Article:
CCS swim marks still fall without special suits

Palo Alto's Tosky, SHP's Kremer among the many standouts in section finals

by Keith Peters

Palo Alto Online Sports

Jasmine Tosky and Tom Kremer both wore full-length, high-tech suits a year ago at the Central Coast Section Swimming and Diving Championships. Both were highly successful.

Due to a ban on the suits, none of the athletes who competed Saturday in the section finals at the George F. Haines International Swim Center were aided by technology.

While eight fewer section records were set than the year before (10 vs. 18) and 48 fewer automatic All-American times registered (76 vs. 124), Tosky and Kremer showed they certainly didn't need the faster suits to go faster.

Tosky set two CCS records on Saturday and four total in the two-day meet while Kremer broke two school records and helped in lowering a third in the finals.

On a day more fitting for sitting in front of a fire, the athletes regained the spotlight while overcoming the lack of faster suits plus the cold and windy weather. Bellarmine swam off with its 26th straight boys' title by scoring 384 points while Mitty took the girls' crown with 292.5.

The Palo Alto girls, after losing to Mitty by just three points last season, came in with high hopes of dethroning the Monarchs. All the Vikings lacked was another one or two Toskys. They finished with 256.5 points for second.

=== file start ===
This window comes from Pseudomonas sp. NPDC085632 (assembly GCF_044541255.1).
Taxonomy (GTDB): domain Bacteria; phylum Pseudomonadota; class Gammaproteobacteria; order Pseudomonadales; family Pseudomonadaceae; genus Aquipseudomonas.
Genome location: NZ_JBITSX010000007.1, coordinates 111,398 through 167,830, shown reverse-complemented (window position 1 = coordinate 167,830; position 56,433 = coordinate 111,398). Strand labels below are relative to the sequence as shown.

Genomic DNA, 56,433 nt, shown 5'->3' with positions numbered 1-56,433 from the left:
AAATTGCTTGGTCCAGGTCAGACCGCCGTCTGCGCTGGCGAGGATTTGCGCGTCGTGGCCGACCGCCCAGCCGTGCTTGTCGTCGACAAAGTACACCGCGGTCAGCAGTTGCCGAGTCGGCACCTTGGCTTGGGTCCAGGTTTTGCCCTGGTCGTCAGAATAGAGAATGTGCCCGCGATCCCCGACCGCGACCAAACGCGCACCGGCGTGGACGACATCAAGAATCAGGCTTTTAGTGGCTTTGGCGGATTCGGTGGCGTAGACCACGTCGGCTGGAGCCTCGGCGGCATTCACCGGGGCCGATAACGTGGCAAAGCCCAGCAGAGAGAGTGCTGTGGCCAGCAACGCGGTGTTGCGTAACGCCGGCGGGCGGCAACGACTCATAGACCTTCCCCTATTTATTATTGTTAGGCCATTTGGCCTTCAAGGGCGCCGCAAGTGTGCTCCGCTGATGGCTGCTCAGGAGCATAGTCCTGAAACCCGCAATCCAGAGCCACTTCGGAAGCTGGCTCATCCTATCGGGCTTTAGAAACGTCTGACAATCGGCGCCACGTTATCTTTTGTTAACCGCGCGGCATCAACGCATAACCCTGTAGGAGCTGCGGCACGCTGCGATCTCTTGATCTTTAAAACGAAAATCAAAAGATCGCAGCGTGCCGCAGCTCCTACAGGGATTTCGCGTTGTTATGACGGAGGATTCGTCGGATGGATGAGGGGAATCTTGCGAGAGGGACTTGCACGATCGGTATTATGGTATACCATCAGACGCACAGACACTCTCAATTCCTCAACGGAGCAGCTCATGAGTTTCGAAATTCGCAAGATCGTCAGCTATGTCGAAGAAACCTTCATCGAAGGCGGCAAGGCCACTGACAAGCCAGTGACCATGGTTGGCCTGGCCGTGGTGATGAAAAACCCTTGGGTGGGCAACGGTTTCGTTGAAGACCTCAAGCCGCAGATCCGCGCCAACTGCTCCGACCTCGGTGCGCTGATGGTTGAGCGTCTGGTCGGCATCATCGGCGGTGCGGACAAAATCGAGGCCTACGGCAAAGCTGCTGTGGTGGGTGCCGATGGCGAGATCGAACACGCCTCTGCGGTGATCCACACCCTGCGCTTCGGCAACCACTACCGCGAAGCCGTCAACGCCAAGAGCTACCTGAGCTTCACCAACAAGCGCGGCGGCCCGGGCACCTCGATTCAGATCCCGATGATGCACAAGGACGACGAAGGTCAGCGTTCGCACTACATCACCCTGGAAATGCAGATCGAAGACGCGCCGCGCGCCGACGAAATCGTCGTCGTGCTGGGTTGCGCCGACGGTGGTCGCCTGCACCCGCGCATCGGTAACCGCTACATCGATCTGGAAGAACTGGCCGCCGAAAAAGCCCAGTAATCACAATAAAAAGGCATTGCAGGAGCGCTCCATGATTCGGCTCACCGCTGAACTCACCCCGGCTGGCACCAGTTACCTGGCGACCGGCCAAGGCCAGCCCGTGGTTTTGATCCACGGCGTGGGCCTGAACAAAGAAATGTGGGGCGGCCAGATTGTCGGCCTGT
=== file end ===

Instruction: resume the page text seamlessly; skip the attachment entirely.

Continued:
After winning CCS titles in the 200 IM and 500 free in her freshman season, Tosky turned to the 200 free and 100 fly this weekend. The results were the same. She crushed the CCS mark in the 200 free in Friday's prelims with a 1:44.47 and then lowered it again Saturday with a winning 1:44.11. That time ranks No. 3 all-time in U.S. history for 15-16 year olds.

Tosky also won the 100 fly in 52.77, breaking her own CCS record of 52.84 from the prelims. That, too, ranks No. 3 all-time for 15-16 year olds and, like the 200 free, was an automatic All-American time.

Tosky also anchored the 200 medley relay team to second place in 1:47.06, an automatic All-American time but slower than same foursome swam last season when the Vikings set the CCS record of 1:44.31. Mitty won the race and just pulled away from there in the team competition. Tosky finished her outstanding meet with a sizzling 47.63 anchor leg on the 400 free relay to bring Paly from third to second in 3:28.20. Tosky's relay leg is one of the fastest in high school history. The national record for the public school's non-relay 100 free is 48.15.

Tosky did all of this without the aid of the full-length, high-tech golden suit she wore last season.

"I still have it," she said. "It's packed away. I will never wear it again, not even for fun."

Quite obviously, she doesn't need to – not after the times she put up Saturday.

"I thought they were decent times," Tosky said. "I was hoping for better. A little closer to national marks."

Tosky actually came very close to breaking the Girls Public High School national record of 52.41 in the 100 fly. That mark was set in 1996 by Misty Hyman, who later starred at Stanford and won an Olympic gold medal in the 200 fly. Tosky's 200 free time, believed to be the fastest in state history, was just off the national record of 1:42.81.

"I guess I expected more out of myself," Tosky explained. "There's just something in me that wants more."

Sacred Heart Prep's Kremer also was left wanting a little more, especially from the 100 back. While he twice broke his own school record, once in the prelims (50.46) and again in the finals (50.05), it still wasn't quite good enough.